Based on a case study in a bilingual class in an “école maternelle” in Alsace, France, the fourth chapter offers a critical approach to the one teacher/one language policy implemented in the bilingual education model in French-German programs in Alsace (Chapter 4: Early bilingual education in Alsace: The one language/one teacher policy in question, by Christine Hélot and Valérie Fialais, pp. 83-102.). Arguing that both this strict language policy, inherited from Ronjat’s one language/one person family policy, and the choice for German rather than Alsatian (a recognized national minority language in France) reflect an additive immersion model, aiming merely at improving proficiency in German L2, this particular bilingual program tends to ignore the rich multilingual repertoires of both children and teachers and instead of supporting multilingual education it actually reinforces monoglossic representations of bilingualism. Therefore, against parents’ discourses bringing to the fore their fear of language-mixing and code-switching, the authors argue for a more integrative approach to bilingual pedagogy allowing for cross-linguistic transfer and metacognitive strategies in order to develop a harmonious bilingual bicultural identity in young pre-school learners.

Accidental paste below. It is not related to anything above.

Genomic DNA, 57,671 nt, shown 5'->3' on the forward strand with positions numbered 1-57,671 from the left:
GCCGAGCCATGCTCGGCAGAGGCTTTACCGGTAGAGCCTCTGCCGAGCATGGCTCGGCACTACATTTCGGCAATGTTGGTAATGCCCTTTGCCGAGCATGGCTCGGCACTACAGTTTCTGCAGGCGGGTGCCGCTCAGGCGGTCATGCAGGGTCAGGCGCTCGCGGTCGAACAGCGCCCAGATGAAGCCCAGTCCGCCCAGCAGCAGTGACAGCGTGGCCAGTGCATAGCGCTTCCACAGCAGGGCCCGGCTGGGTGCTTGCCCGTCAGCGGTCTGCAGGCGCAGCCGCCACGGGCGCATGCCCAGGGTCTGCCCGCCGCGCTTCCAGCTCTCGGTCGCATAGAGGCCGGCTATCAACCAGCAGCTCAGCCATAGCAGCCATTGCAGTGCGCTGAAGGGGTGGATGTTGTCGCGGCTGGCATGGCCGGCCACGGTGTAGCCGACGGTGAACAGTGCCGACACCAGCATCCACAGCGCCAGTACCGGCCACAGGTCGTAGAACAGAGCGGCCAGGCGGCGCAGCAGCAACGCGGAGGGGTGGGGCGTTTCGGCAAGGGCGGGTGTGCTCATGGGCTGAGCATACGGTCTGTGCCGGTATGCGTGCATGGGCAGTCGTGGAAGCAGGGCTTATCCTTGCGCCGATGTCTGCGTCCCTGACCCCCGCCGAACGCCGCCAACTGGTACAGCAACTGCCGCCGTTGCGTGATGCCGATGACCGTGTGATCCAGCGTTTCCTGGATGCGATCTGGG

Chapter 5, authored by Tímea Kádas Pickel, addresses the complex links between multilingual literacy acquisition and identity construction (Chapter 5: “Je suis qui je suis / Meet the other side of me”. Identité et littératie multilingue/multimodale: Analyse d’un projet photographique réalisé par des élèves nouvellement arrivés en France, pp. 103-122.). In particular, the article analyses a multimodal multi-literacy pedagogical project called “Meet the other side of me” that is intended for young newly arrived immigrant pupils in a French secondary school in Mulhouse and based on the empowerment methodologies of both the production of « identity texts » (Cummins & Early 2011) and photographic self-portraits (Wang & Burris 1997). Through the analysis of the bilingual text production of 7 pupils and of their discourse about their experience, the author provides a convincing example of how encouraging the pupils to draw on their full multilingual repertoires and personal experiences enables them to engage in their language learning process and in a positive reconstruction of their multilingual self.